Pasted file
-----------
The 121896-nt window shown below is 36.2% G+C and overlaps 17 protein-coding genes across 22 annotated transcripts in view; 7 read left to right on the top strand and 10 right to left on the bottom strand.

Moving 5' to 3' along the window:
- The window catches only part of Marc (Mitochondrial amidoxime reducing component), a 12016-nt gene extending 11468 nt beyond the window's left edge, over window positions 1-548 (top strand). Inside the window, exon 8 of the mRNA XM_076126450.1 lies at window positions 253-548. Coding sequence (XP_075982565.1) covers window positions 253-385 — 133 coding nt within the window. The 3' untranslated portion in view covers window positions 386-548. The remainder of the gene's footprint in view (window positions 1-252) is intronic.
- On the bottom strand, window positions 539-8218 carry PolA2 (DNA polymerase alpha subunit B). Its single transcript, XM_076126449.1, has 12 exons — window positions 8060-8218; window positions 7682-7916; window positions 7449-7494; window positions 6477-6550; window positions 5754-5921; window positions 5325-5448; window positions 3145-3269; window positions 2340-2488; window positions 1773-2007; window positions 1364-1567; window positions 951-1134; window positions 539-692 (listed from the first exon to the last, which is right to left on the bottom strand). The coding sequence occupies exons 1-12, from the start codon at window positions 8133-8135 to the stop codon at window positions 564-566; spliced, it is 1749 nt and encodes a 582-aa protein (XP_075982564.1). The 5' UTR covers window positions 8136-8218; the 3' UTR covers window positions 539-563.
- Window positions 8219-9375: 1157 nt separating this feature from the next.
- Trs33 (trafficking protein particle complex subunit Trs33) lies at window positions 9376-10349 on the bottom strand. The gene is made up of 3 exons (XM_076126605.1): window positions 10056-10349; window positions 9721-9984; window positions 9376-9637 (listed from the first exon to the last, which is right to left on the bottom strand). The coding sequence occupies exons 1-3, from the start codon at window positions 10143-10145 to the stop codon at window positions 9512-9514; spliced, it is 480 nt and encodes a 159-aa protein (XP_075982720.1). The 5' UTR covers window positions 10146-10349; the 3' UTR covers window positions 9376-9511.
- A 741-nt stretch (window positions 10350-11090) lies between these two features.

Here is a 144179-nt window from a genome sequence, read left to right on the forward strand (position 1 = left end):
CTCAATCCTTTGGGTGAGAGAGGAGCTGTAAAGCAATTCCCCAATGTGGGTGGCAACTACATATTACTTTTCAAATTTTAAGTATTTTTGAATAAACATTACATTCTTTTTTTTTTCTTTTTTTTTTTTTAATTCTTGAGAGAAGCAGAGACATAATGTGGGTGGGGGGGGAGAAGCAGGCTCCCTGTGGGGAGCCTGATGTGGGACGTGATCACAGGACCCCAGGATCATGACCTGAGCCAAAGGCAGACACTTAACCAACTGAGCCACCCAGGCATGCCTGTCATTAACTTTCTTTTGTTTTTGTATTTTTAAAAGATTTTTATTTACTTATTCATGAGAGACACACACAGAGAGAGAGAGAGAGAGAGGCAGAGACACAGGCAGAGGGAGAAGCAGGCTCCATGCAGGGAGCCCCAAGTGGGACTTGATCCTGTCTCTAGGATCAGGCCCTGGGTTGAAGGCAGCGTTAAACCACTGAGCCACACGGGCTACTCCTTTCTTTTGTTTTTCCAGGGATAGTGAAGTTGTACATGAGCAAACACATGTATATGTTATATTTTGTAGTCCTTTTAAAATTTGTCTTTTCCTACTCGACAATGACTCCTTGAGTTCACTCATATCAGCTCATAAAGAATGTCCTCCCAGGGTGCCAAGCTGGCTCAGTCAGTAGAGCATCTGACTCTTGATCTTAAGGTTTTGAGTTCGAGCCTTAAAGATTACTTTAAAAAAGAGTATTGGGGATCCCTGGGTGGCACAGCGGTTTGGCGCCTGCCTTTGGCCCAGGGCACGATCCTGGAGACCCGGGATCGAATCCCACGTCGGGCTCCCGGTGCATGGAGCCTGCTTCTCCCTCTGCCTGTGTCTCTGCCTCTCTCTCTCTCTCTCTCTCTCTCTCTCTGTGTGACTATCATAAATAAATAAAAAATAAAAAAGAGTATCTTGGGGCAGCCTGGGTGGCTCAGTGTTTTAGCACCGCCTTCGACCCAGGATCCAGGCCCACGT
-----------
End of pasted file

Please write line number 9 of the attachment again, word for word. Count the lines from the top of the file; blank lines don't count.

CTCAATCCTTTGGGTGAGAGAGGAGCTGTAAAGCAATTCCCCAATGTGGGTGGCAACTACATATTACTTTTCAAATTTTAAGTATTTTTGAATAAACATTACATTCTTTTTTTTTTCTTTTTTTTTTTTTAATTCTTGAGAGAAGCAGAGACATAATGTGGGTGGGGGGGGAGAAGCAGGCTCCCTGTGGGGAGCCTGATGTGGGACGTGATCACAGGACCCCAGGATCATGACCTGAGCCAAAGGCAGACACTTAACCAACTGAGCCACCCAGGCATGCCTGTCATTAACTTTCTTTTGTTTTTGTATTTTTAAAAGATTTTTATTTACTTATTCATGAGAGACACACACAGAGAGAGAGAGAGAGAGAGGCAGAGACACAGGCAGAGGGAGAAGCAGGCTCCATGCAGGGAGCCCCAAGTGGGACTTGATCCTGTCTCTAGGATCAGGCCCTGGGTTGAAGGCAGCGTTAAACCACTGAGCCACACGGGCTACTCCTTTCTTTTGTTTTTCCAGGGATAGTGAAGTTGTACATGAGCAAACACATGTATATGTTATATTTTGTAGTCCTTTTAAAATTTGTCTTTTCCTACTCGACAATGACTCCTTGAGTTCACTCATATCAGCTCATAAAGAATGTCCTCCCAGGGTGCCAAGCTGGCTCAGTCAGTAGAGCATCTGACTCTTGATCTTAAGGTTTTGAGTTCGAGCCTTAAAGATTACTTTAAAAAAGAGTATTGGGGATCCCTGGGTGGCACAGCGGTTTGGCGCCTGCCTTTGGCCCAGGGCACGATCCTGGAGACCCGGGATCGAATCCCACGTCGGGCTCCCGGTGCATGGAGCCTGCTTCTCCCTCTGCCTGTGTCTCTGCCTCTCTCTCTCTCTCTCTCTCTCTCTCTCTGTGTGACTATCATAAATAAATAAAAAATAAAAAAGAGTATCTTGGGGCAGCCTGGGTGGCTCAGTGTTTTAGCACCGCCTTCGACCCAGGATCCAGGCCCACGT